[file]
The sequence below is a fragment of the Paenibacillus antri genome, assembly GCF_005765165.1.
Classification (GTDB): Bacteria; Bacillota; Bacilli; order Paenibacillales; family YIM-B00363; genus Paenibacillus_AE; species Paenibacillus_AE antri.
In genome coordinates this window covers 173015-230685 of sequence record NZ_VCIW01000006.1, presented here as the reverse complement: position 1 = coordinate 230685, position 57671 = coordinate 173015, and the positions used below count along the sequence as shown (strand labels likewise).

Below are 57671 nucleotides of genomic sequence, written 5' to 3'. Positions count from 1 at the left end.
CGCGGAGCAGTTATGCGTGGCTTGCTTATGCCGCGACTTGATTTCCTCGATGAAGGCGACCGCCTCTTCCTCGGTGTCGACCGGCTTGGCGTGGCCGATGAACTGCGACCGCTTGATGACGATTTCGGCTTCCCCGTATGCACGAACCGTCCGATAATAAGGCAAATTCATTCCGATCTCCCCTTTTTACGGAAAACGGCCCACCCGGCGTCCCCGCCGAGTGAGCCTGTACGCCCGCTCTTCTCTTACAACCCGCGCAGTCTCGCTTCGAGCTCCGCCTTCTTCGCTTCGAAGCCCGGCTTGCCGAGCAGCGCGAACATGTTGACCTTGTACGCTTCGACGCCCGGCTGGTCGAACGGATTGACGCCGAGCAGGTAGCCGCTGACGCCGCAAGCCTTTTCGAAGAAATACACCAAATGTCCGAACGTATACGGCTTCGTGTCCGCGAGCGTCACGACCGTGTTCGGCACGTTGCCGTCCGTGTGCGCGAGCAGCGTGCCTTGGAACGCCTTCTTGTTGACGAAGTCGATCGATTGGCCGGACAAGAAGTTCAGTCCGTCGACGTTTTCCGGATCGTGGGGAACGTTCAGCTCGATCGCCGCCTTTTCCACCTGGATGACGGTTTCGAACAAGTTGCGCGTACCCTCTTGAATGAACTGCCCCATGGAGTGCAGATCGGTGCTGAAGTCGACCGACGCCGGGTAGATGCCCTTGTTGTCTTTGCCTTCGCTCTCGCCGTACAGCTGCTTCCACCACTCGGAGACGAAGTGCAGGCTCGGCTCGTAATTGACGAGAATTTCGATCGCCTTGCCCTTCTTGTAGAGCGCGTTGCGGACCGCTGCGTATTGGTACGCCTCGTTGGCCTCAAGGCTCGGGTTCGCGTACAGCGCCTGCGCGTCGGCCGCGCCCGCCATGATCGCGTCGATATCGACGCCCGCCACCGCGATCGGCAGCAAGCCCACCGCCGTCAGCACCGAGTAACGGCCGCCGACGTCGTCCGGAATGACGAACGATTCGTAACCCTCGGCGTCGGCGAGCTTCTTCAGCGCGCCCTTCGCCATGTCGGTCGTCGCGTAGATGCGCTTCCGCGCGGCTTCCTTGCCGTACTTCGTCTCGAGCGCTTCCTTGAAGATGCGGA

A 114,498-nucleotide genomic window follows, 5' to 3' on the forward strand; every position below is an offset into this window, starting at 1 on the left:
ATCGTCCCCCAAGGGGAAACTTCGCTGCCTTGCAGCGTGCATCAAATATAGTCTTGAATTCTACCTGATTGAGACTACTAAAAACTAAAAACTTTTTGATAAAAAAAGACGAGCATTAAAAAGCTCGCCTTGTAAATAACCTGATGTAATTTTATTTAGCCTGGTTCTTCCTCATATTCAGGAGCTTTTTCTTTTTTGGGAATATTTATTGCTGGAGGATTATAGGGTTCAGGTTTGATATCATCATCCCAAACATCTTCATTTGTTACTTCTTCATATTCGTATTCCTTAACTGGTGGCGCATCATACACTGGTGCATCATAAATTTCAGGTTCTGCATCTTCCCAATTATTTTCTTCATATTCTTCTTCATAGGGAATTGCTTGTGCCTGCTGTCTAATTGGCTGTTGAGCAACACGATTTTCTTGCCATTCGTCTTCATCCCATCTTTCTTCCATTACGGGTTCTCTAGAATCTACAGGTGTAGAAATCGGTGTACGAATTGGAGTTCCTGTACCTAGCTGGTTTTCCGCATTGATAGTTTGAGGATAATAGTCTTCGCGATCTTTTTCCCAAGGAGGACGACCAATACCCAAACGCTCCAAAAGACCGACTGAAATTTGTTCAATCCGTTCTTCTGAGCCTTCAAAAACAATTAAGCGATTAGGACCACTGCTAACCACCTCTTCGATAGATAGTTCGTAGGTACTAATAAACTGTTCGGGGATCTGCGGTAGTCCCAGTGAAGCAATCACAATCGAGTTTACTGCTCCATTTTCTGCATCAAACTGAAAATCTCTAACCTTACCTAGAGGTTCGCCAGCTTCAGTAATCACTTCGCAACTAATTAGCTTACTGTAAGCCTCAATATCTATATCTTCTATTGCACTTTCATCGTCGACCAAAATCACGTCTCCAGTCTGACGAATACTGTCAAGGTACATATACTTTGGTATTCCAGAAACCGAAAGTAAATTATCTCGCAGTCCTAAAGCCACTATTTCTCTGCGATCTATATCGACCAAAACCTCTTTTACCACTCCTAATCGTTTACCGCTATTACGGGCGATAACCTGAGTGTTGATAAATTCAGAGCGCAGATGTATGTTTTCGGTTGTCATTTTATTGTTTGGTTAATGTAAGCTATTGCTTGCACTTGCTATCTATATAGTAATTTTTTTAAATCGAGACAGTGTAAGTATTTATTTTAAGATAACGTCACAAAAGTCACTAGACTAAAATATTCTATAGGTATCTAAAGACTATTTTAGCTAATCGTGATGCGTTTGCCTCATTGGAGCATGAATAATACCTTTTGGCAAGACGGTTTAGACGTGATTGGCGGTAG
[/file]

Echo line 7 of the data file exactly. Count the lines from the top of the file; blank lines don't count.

ATCGTCCCCCAAGGGGAAACTTCGCTGCCTTGCAGCGTGCATCAAATATAGTCTTGAATTCTACCTGATTGAGACTACTAAAAACTAAAAACTTTTTGATAAAAAAAGACGAGCATTAAAAAGCTCGCCTTGTAAATAACCTGATGTAATTTTATTTAGCCTGGTTCTTCCTCATATTCAGGAGCTTTTTCTTTTTTGGGAATATTTATTGCTGGAGGATTATAGGGTTCAGGTTTGATATCATCATCCCAAACATCTTCATTTGTTACTTCTTCATATTCGTATTCCTTAACTGGTGGCGCATCATACACTGGTGCATCATAAATTTCAGGTTCTGCATCTTCCCAATTATTTTCTTCATATTCTTCTTCATAGGGAATTGCTTGTGCCTGCTGTCTAATTGGCTGTTGAGCAACACGATTTTCTTGCCATTCGTCTTCATCCCATCTTTCTTCCATTACGGGTTCTCTAGAATCTACAGGTGTAGAAATCGGTGTACGAATTGGAGTTCCTGTACCTAGCTGGTTTTCCGCATTGATAGTTTGAGGATAATAGTCTTCGCGATCTTTTTCCCAAGGAGGACGACCAATACCCAAACGCTCCAAAAGACCGACTGAAATTTGTTCAATCCGTTCTTCTGAGCCTTCAAAAACAATTAAGCGATTAGGACCACTGCTAACCACCTCTTCGATAGATAGTTCGTAGGTACTAATAAACTGTTCGGGGATCTGCGGTAGTCCCAGTGAAGCAATCACAATCGAGTTTACTGCTCCATTTTCTGCATCAAACTGAAAATCTCTAACCTTACCTAGAGGTTCGCCAGCTTCAGTAATCACTTCGCAACTAATTAGCTTACTGTAAGCCTCAATATCTATATCTTCTATTGCACTTTCATCGTCGACCAAAATCACGTCTCCAGTCTGACGAATACTGTCAAGGTACATATACTTTGGTATTCCAGAAACCGAAAGTAAATTATCTCGCAGTCCTAAAGCCACTATTTCTCTGCGATCTATATCGACCAAAACCTCTTTTACCACTCCTAATCGTTTACCGCTATTACGGGCGATAACCTGAGTGTTGATAAATTCAGAGCGCAGATGTATGTTTTCGGTTGTCATTTTATTGTTTGGTTAATGTAAGCTATTGCTTGCACTTGCTATCTATATAGTAATTTTTTTAAATCGAGACAGTGTAAGTATTTATTTTAAGATAACGTCACAAAAGTCACTAGACTAAAATATTCTATAGGTATCTAAAGACTATTTTAGCTAATCGTGATGCGTTTGCCTCATTGGAGCATGAATAATACCTTTTGGCAAGACGGTTTAGACGTGATTGGCGGTAG